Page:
Wednesday, September 22, 2021

4th Circuit continues its Lanham Act frolic, notes overbreadth of expansive injunctive relief

De Simone v. Alfasigma USA, Inc., No. 19-1731, 847 Fed.Appx. 174 (4th Cir. Feb. 17, 2021)

Depressingly doubling down on its bizarre interpretation of the Lanham Act first created by misinterpreting California’s UCL, the Fourth Circuit nonetheless mitigates some of the consequences of that game of telephone in this opinion. (I filed an amicus brief, with which the court didn’t agree.)

The parties have been fighting for a while. Ignoring entity shifts: De Simone used to license a probiotic formula to Alfasigma, which continues to make a probiotic under the same trademark, VSL#3, but now with a different formulation. Now De Simone’s entities compete with Alfasigma. A jury found the VSL parties liable for false advertising and unjust enrichment, basically for advertising that the formula was still the same, and awarded over $17 million in damages. The court of appeals affirmed on liability/damages, but partially vacated the injunction as overbroad, picking up on another problem in the case as it has evolved—its restrictions on apparently truthful commercial speech.

The parties presented conflicting expert testimony regarding whether two versions of VSL#3 were essentially the same. Defendants argued that, under In re GNC Corp., 789 F.3d 505 (4th Cir. 2015), their expert’s testimony that the two products were genetically and functionally equivalent precluded a finding of literal falsity as a matter of law. The district court disagreed.

The court of appeals upheld the district court but declined to recognize its GNC error, because “plaintiffs who believe that no reasonable scientist would agree with the challenged representations remain free to make that allegation. A manufacturer may not hold out the opinion of a minority of scientists as if it reflected broad scientific consensus.” The court of appeals said that the district court applied GNC accordingly by holding as follows:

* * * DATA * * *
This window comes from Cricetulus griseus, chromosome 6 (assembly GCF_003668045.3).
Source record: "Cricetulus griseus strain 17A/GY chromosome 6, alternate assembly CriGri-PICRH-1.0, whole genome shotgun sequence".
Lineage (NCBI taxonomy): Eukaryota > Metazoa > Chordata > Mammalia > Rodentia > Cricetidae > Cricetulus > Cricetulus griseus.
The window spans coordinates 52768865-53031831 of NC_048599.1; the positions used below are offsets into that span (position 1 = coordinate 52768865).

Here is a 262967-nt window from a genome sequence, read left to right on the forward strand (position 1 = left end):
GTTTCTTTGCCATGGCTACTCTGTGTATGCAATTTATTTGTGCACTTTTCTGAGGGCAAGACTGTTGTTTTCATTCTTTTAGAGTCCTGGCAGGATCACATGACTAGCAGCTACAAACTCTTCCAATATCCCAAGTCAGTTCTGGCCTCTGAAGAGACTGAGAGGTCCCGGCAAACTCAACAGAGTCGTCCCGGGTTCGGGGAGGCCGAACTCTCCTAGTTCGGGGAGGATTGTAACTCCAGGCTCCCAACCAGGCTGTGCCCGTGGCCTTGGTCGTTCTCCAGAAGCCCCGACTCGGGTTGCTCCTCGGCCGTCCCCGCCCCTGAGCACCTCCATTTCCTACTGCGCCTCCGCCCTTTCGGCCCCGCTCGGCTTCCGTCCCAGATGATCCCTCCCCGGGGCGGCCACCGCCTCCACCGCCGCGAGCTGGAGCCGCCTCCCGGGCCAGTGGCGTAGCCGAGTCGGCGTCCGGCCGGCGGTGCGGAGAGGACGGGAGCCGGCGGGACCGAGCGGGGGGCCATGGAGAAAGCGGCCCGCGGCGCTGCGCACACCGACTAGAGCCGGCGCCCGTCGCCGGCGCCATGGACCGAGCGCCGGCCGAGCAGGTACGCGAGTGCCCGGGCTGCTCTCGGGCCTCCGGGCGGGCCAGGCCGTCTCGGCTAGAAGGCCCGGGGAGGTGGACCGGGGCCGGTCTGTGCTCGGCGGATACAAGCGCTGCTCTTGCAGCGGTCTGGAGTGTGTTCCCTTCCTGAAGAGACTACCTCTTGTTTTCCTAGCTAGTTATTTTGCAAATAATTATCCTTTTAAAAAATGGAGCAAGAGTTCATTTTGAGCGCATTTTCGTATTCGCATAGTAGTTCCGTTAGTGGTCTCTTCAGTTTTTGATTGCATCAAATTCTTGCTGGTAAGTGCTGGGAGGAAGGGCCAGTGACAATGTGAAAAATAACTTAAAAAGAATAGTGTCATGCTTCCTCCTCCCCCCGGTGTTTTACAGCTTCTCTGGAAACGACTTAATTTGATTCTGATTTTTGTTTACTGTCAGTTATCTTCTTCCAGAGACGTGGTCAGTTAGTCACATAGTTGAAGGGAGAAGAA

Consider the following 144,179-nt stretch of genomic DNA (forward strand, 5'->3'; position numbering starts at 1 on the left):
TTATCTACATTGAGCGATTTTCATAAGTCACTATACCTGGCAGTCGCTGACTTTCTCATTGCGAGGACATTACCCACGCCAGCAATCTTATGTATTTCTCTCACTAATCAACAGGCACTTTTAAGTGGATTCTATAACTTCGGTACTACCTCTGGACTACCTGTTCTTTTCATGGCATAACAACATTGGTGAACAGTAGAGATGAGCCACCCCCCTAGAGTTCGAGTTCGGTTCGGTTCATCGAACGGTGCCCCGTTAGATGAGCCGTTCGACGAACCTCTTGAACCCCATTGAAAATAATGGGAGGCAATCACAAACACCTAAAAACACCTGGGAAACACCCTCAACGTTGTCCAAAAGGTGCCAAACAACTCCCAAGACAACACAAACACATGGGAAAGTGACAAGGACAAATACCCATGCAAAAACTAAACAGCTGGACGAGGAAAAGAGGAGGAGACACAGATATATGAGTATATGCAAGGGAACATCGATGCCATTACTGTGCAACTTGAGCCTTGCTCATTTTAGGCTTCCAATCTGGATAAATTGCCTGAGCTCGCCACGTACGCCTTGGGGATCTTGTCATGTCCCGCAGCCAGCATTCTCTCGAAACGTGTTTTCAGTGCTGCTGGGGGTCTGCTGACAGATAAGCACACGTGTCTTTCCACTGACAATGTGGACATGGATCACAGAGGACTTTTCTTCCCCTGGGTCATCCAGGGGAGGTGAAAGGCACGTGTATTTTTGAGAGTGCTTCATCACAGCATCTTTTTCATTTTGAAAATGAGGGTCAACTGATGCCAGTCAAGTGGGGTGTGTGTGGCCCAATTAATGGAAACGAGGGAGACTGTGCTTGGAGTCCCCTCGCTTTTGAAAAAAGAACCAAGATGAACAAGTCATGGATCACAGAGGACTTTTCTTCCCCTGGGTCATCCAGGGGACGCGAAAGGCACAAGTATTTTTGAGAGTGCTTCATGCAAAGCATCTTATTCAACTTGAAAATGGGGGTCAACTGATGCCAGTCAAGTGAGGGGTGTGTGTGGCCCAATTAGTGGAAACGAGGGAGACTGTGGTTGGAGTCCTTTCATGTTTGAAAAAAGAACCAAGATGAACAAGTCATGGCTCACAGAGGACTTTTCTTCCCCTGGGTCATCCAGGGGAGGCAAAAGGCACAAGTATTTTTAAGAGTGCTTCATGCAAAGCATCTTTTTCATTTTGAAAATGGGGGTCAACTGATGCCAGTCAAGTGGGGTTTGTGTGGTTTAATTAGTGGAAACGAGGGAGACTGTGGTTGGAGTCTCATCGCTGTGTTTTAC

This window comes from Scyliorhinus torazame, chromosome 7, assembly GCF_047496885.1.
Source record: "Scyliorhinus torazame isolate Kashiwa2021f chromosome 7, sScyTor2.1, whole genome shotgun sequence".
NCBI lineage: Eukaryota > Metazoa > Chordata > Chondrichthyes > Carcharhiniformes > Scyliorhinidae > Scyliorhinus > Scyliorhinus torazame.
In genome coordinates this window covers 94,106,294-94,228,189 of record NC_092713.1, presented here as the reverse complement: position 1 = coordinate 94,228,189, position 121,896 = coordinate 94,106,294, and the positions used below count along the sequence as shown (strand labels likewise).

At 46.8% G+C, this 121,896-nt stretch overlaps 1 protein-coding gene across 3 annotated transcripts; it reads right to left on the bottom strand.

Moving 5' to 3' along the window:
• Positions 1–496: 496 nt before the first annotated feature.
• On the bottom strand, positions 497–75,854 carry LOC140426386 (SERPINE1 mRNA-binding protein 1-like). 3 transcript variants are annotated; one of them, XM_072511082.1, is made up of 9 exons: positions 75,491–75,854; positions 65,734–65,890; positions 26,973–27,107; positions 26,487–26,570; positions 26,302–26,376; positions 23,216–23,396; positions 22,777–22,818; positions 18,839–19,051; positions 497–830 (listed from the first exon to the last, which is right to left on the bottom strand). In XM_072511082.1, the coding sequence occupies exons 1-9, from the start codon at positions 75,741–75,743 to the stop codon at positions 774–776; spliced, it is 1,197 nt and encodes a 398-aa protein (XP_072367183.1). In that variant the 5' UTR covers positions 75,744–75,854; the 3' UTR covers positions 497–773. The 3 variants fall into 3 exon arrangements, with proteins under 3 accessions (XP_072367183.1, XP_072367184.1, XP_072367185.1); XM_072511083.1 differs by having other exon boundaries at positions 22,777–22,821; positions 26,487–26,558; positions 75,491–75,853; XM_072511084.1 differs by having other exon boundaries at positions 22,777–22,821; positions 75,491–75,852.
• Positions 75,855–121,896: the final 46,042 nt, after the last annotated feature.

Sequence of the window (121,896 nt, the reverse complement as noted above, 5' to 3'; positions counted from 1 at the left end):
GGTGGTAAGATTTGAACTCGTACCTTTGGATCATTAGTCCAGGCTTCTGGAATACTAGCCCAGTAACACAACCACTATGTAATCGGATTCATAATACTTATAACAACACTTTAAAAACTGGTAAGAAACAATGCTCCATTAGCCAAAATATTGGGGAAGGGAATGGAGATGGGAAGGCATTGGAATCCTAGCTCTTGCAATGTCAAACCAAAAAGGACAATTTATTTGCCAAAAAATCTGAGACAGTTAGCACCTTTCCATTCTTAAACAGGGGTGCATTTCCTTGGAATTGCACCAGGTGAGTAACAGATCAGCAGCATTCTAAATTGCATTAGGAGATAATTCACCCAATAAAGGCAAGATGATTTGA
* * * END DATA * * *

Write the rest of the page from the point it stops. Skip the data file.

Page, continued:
GNC thus does not broadly hold that a false advertising claim based on a statement grounded in science must fail if the defendant presents an expert witness supporting its position. In the absence of a concession that the statement is the subject of reasonable scientific debate, that question is properly decided by the jury.

Of course, the court of appeals and the district court said two different things! In the district court, the plaintiff was not required to prove that “no reasonable scientist would agree with the challenged representations,” or that the defendant “held out the opinion of a minority as if it reflected broad scientific consensus.” Apparently after GNC the plaintiff is required to plead that no reasonable scientist would agree, or at least to avoid pleading that there is a controversy. 

But at the liability stage, the plaintiff here was, appropriately, required to prove that the challenged representations were, by a preponderance of the evidence, false. That is different from requiring the jury to find that the defendant’s expert was unreasonable. Punting to the jury helps disguise the variation, but does not entirely avoid the question of what it is that the jury must find. The district court’s approach is better than nothing, because it allows pleading to get around the qualified immunity-like standard of GNC, but this whole mess could be more easily avoided by looking at what the Lanham Act actually requires.

The district court’s permanent injunction barred defendants from

(1) stating or suggesting in VSL#3 promotional materials directed at or readily accessible to United States consumers that the present Version of VSL#3 produced in Italy ("Italian VSL#3") continues to contain the same formulation found in the Versions of VSL#3 produced before January 31, 2016 ("the De Simone Formulation"), including but not limited to making statements that VSL#3 contains the "original proprietary blend" or the "same mix in the same proportions" as earlier Version[s] of VSL#3; and (2) citing to or referring to any clinical studies performed on the De Simone Formulation or earlier Versions of VSL#3 as relevant or applicable to Italian VSL#3.

(2) was initially based on trademark reasoning, but seems to have been converted over time into a concomitant of the false advertising claim, so the district court reasoned that the remedy should be “focused on curtailing such claims of continuity between Italian VSL#3 and the De Simone formulation.” The court of appeals agreed, but noted that (2) was overbroad for that objective. The studies couldn’t be cited as if they were performed on current VSL#3, but prohibiting citation or reference to them as even relevant went too far. They could feasibly cite or refer to the studies as relevant “without claiming continuity between their old product and their new one.”



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